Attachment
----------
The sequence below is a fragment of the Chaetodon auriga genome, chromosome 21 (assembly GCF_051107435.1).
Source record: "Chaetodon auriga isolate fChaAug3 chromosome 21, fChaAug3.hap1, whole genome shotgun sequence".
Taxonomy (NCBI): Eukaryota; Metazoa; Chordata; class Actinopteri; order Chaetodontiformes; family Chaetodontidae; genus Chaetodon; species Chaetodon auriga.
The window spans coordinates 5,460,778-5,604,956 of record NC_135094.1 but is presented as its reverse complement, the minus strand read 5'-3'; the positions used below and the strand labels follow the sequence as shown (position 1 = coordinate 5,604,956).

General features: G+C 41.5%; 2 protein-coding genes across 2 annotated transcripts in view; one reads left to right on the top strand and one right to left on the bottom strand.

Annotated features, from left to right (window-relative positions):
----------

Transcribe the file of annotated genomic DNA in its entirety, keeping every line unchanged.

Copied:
The sequence below is a fragment of the Chaetodon auriga genome, chromosome 21 (assembly GCF_051107435.1).
Source record: "Chaetodon auriga isolate fChaAug3 chromosome 21, fChaAug3.hap1, whole genome shotgun sequence".
Taxonomy (NCBI): Eukaryota; Metazoa; Chordata; class Actinopteri; order Chaetodontiformes; family Chaetodontidae; genus Chaetodon; species Chaetodon auriga.
The window spans coordinates 5,460,778-5,604,956 of record NC_135094.1 but is presented as its reverse complement, the minus strand read 5'-3'; the positions used below and the strand labels follow the sequence as shown (position 1 = coordinate 5,604,956).

General features: G+C 41.5%; 2 protein-coding genes across 2 annotated transcripts in view; one reads left to right on the top strand and one right to left on the bottom strand.

Annotated features, from left to right (window-relative positions):